3. Keeping your weight in the mid-foot, descend by reaching your hips back and allowing your knees to move forward. Your heels and toes should be in contact with the ground, and your torso will likely lean forward a bit, which is fine.
  4. At a certain depth (it’s different for everyone), your lower back will begin to round. Stop just before this point. Stand back up by squeezing the glutes and driving the hips forward as your knees extend. This will bring you back to step 1.

Performing certain basic movements are as essential to our musculoskeletal health and quality of life as eating certain basic foods are to the vitality of our entire body. Squats are one of the tried and true exercises that all bodies were built to perform—they are the very definition of functional.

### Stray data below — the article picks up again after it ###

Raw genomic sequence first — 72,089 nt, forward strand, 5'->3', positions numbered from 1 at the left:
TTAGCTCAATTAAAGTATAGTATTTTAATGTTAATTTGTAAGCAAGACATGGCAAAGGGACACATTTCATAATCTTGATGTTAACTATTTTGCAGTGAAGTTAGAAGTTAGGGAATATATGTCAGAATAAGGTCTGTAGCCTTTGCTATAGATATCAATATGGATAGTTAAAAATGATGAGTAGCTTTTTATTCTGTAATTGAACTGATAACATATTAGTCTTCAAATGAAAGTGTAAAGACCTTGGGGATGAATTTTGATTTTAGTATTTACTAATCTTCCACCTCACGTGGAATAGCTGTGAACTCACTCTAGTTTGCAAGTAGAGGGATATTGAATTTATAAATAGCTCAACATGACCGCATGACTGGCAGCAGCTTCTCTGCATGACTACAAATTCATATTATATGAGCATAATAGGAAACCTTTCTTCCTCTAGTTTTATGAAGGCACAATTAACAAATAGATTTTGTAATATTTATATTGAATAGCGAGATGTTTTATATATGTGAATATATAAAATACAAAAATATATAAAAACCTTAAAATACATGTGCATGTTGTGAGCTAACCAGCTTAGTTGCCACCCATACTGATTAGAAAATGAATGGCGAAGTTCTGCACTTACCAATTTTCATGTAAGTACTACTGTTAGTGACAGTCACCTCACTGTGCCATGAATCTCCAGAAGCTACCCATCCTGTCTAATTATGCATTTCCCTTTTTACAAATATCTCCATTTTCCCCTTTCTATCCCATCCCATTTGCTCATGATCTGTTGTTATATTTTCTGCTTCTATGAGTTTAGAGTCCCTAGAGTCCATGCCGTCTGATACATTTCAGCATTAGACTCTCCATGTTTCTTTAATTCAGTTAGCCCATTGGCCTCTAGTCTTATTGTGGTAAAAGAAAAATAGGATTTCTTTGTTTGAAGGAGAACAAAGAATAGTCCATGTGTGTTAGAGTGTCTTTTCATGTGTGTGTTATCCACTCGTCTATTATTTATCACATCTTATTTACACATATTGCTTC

Whether I’m training an offensive lineman or my grandmother to squat, I must first consider their respective needs. An offensive lineman needs to plow through the brick wall of defensive linemen before him. My grandmother, on the other hand, would love to be able to stand up easily. Both must learn to perform the same squat, though the squat must be made more difficult or “progressed” for the lineman, and easier or “regressed” for my grandmother. Both must become adept squatters to accomplish their respective goals.

Progressing the offensive lineman’s squat is actually fairly simple. Its challenges are more mathematical, involving altering the weight used, the number of sets and repetitions performed, and/or modifying the speed of the movement. The squat stays the same, but the parameters change. Regressing my grandmother’s squat, however, might be met with more controversy.